Chewed Out

An invasive plant called tamarisk has been killing off cottonwoods and destroying river habitat for decades. Now park rangers are hoping a beetle can turn the tide.


By Laurie J. Schmidt


When John Wesley Powell made his renowned 1869 trip down the Colorado River, he described the river banks as “set with willows, boxelders, and cottonwood groves.” In fact, his exploration party often camped among willows. But 150 years later, the Colorado River corridor looks different—its banks are now dominated by an aggressive, invasive plant that is choking out the native vegetation.

Tamarisk was introduced to the United States from Eurasia in the early 1800s as an ornamental plant. A water lover, the tree spreads along waterways up to 12 miles per year, and it has displaced native vegetation on an estimated 1.6 million acres of land in the western United States. Because it burns so intensely, tamarisk accelerates wildfires. The shrubby trees also block river views and boater access to shorelines. “If you’re hiking on trails along the river, you can’t even see the water,” says Jeff Troutman, chief resource manager for Canyonlands National Park.

The Colorado River winds through Canyonlands for about 30 miles upstream of its confluence with the Green River, then the two rivers join for another 14 miles through the park. Tamarisk stands along the route are among the largest and densest in the West. Park staff and volunteers have used a variety of methods to extinguish the plants, including removing them by hand, using chainsaws, and spraying herbicides. But few roads offer access to the Canyonlands river corridor, and trees typically grow back if not rigorously monitored. In 1984, insect ecologist Tim Graham worked on a tamarisk control crew in Horseshoe Canyon, an isolated unit of Canyonlands, where they completely removed the species. But 25 years later, he says, rangers are still pulling up seedlings. “You have to continually watch for it—if you miss it when it’s a centimeter tall, the next year it will be a meter high,” he says.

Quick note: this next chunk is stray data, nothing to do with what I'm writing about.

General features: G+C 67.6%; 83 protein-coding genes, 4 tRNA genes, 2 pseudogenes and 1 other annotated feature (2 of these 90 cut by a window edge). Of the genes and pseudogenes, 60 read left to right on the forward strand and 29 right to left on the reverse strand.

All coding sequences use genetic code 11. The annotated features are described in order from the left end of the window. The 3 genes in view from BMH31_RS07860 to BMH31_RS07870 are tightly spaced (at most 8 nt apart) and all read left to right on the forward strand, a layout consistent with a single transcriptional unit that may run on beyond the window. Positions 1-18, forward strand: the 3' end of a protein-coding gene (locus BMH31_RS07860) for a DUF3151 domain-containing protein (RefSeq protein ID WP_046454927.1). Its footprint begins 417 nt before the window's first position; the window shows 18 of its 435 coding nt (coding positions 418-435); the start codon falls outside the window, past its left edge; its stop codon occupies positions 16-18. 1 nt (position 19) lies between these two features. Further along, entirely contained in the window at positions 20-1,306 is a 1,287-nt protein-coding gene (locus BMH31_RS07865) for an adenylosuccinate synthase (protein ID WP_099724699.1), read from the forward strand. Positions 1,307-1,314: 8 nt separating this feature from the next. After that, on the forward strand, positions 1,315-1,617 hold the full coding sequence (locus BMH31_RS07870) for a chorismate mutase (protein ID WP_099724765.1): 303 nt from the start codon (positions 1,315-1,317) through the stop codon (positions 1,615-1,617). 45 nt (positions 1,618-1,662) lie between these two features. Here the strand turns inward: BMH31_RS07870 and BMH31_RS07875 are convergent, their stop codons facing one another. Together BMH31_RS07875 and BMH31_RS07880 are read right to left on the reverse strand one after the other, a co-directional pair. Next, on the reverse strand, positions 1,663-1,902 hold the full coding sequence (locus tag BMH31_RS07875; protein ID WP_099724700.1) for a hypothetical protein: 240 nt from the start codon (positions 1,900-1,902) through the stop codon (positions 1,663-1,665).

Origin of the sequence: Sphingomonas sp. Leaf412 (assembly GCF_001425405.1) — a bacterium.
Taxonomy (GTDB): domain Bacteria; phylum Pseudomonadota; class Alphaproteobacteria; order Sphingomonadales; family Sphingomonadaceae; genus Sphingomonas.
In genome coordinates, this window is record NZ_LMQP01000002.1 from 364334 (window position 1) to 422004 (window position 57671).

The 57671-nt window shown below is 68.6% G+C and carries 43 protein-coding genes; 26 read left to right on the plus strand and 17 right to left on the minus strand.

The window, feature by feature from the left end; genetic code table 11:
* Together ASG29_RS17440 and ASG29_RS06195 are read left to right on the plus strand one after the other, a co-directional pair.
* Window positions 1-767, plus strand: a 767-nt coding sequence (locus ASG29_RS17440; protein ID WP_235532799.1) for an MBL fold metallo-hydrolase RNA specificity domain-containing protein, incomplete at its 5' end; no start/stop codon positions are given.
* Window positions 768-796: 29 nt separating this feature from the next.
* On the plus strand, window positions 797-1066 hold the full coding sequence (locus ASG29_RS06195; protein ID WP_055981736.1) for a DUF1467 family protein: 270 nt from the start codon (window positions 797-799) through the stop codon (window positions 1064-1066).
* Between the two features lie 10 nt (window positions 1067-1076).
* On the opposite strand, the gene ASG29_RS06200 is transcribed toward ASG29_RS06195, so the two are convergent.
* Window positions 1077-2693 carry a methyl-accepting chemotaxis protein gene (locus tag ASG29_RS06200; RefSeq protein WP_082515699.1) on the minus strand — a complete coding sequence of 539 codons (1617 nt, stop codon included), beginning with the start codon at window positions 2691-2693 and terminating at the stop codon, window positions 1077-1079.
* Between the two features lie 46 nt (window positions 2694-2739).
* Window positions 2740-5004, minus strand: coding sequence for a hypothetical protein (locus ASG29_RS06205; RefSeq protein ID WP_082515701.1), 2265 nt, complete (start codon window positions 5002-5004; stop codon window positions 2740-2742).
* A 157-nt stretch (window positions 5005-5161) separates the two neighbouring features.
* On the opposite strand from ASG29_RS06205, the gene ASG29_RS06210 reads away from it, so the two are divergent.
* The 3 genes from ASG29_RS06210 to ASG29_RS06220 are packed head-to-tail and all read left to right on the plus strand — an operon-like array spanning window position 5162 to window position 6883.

Five years ago, the park’s eradication efforts got a boost—in the form of a tiny beetle. Tamarisk leaf beetles, which the U.S. Department of Agriculture (USDA) identified and collected in China in the late 1980s, feed on tamarisk until the plant is defoliated. After repeated feeding attacks, the root system shrinks, and the trees typically die within three to four years of beetle infestation.

Although the beetles legally can’t be released on federal land, they are being introduced to areas outside several Southwest parks, including the Grand Canyon and Canyonlands. In 2004, with approval from the USDA, Grand County, Utah (which includes part of Canyonlands), released leaf beetles at several sites along the Colorado River, upstream of the park boundary. “Within two years, we saw the beetle moving down the river and into the park, and within four years it had pretty much exploded through the entire river corridor and was starting to move up side canyons,” says Troutman. “We knew the beetles were going to move, but the surprise was how quickly they spread and had a significant impact on the trees,” says Graham. Additional beetle releases followed in 2005-06.

Prior to the releases, the USDA did extensive testing, which showed that the beetles didn’t harm native vegetation and would, in fact, starve in search of tamarisk. “The chance that these beetles will make a host shift to something native and run rampant through the riparian zone denuding everything is very slim,” says Graham. And successful precedents exist: the Chrysolin beetle was used to control St. Johns wort in California and Oregon, and the Aphthona beetle helped reduce leafy spurge in several western states.

Although the beetles have munched away miles of tamarisk, it’s impossible to predict where the bugs will go, says Stacy Kolegas, executive director of the Tamarisk Coalition, a nonprofit dedicated to restoring riparian zones. “In some places you’ll see lots of defoliated tamarisk, and then right across the river the trees look healthy.”

And the USDA’s studies couldn’t test for things like how the beetles’ arrival might change the local food web. “One of our rangers noted that spiders are more abundant around the beetles, because it’s a food source they haven’t been able to exploit before,” says Troutman. “These kinds of impacts are much harder to predict.” To better understand the impacts, field crews monitor beetle activity, as well as bird populations and vegetation changes in the release areas. At the University of Utah, a research team is using satellite data to map areas of defoliated tamarisk, which can help determine where and how fast the beetles are moving.

Although the insect’s rapid impact on the tamarisk is just what park managers hoped for, some park visitors are troubled by the sight of trees dying along the riverbanks. “Brown trees aren’t very pretty, and the shade people used to count on in the campgrounds is gone,” says Troutman. “So there are some changes we’re going to have to tolerate until we get the native plants re-established.”

Graham says that tamarisk is an ideal candidate for biological control because it’s so different from any North American flora, which minimizes the chance that the beetles will find something native to chew on once the tamarisk is gone. And, aside from monitoring, it’s a relatively maintenance-free removal method. “You don’t have to do anything besides release the beetle,” he says. “It didn’t cost the parks a dime.”

Laurie J. Schmidt is a freelance writer based in Fort Collins, Colorado, who specializes in earth and space sciences.

This article appears in the Winter 2010 issue.

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